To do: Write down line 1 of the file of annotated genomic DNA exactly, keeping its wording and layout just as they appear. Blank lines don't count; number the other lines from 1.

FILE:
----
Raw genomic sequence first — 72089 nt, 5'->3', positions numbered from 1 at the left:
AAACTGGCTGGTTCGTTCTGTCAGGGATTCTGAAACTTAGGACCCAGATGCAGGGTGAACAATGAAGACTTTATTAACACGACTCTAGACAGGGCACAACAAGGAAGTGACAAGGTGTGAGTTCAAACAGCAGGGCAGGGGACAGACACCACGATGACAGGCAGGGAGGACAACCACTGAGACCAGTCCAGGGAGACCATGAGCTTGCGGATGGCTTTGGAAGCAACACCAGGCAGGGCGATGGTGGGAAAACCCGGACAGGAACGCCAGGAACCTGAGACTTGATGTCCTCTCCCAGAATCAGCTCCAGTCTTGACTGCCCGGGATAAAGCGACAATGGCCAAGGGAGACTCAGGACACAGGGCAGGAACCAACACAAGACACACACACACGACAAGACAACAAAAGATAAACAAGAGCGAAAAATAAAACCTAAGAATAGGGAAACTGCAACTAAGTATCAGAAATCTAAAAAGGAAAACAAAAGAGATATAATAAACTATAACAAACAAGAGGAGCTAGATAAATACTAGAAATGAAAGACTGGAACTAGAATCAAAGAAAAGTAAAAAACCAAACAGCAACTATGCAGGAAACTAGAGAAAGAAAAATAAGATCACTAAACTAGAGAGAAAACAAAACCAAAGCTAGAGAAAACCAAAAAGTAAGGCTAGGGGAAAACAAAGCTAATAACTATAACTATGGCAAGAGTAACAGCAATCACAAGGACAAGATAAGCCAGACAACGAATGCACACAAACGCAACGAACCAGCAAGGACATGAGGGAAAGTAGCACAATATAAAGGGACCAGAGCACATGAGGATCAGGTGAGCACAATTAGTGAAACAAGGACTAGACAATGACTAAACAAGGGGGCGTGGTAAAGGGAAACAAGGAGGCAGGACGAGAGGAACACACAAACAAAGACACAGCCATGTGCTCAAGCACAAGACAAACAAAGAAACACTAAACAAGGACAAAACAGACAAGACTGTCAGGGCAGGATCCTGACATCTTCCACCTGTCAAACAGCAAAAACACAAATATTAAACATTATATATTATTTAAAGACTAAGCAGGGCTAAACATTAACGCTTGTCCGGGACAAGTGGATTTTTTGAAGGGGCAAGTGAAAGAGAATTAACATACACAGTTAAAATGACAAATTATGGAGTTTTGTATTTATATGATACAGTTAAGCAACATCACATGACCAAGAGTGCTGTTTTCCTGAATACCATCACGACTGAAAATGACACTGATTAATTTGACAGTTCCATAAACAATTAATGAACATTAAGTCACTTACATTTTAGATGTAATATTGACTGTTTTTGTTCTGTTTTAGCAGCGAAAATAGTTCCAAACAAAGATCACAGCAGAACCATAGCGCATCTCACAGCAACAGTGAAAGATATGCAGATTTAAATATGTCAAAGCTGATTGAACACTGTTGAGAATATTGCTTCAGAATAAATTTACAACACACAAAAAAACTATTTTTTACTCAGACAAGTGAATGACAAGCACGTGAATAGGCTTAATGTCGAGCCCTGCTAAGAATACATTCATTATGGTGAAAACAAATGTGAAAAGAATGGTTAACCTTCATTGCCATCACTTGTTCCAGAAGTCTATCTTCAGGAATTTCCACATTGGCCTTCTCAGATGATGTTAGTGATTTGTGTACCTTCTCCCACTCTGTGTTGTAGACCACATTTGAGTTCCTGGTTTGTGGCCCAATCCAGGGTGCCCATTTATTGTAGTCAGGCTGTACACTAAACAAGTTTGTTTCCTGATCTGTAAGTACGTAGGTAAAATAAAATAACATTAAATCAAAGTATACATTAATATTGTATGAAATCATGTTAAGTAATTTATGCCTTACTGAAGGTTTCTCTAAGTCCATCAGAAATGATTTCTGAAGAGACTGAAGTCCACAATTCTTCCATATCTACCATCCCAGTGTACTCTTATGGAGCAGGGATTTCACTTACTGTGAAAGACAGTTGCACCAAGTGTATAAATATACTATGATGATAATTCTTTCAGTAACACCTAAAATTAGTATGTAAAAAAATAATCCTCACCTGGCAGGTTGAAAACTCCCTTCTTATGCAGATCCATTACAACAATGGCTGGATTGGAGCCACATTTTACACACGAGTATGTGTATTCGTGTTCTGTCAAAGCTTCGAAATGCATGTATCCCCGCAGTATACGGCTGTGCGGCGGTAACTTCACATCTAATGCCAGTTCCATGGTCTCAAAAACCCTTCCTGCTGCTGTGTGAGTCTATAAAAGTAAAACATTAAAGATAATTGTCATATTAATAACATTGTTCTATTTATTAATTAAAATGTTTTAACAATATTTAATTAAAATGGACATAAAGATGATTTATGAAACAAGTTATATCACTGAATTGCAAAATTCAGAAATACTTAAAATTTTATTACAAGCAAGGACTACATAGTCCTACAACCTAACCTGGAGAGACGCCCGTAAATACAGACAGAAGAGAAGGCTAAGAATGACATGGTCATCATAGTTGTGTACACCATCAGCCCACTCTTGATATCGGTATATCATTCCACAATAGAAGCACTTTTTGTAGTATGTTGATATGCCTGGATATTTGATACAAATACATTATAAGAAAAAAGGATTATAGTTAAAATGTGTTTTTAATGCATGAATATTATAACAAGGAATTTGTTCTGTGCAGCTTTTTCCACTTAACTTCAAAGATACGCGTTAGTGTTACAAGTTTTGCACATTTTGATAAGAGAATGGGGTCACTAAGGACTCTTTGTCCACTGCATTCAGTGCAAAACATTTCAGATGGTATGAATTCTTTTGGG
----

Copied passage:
Raw genomic sequence first — 72089 nt, 5'->3', positions numbered from 1 at the left: